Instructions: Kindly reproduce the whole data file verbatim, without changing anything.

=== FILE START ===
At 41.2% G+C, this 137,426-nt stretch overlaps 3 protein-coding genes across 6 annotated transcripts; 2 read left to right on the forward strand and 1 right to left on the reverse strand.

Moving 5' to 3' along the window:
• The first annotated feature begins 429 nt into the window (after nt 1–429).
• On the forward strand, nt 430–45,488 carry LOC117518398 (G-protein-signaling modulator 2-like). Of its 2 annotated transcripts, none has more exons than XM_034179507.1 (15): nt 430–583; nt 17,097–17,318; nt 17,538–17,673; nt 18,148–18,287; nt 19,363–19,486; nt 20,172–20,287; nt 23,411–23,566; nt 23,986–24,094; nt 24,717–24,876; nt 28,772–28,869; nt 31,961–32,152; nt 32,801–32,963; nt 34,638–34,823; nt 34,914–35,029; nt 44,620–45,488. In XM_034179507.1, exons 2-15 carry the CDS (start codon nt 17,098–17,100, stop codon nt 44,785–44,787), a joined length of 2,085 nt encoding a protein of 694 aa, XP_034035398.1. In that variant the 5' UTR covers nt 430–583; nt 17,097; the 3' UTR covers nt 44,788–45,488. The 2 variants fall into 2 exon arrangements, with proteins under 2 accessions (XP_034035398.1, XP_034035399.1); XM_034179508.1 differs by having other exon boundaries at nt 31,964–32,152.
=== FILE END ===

At 41.2% G+C, this 137,426-nt stretch overlaps 3 protein-coding genes across 6 annotated transcripts; 2 read left to right on the forward strand and 1 right to left on the reverse strand.

Moving 5' to 3' along the window:
• The first annotated feature begins 429 nt into the window (after nt 1–429).
• On the forward strand, nt 430–45,488 carry LOC117518398 (G-protein-signaling modulator 2-like). Of its 2 annotated transcripts, none has more exons than XM_034179507.1 (15): nt 430–583; nt 17,097–17,318; nt 17,538–17,673; nt 18,148–18,287; nt 19,363–19,486; nt 20,172–20,287; nt 23,411–23,566; nt 23,986–24,094; nt 24,717–24,876; nt 28,772–28,869; nt 31,961–32,152; nt 32,801–32,963; nt 34,638–34,823; nt 34,914–35,029; nt 44,620–45,488. In XM_034179507.1, exons 2-15 carry the CDS (start codon nt 17,098–17,100, stop codon nt 44,785–44,787), a joined length of 2,085 nt encoding a protein of 694 aa, XP_034035398.1. In that variant the 5' UTR covers nt 430–583; nt 17,097; the 3' UTR covers nt 44,788–45,488. The 2 variants fall into 2 exon arrangements, with proteins under 2 accessions (XP_034035398.1, XP_034035399.1); XM_034179508.1 differs by having other exon boundaries at nt 31,964–32,152.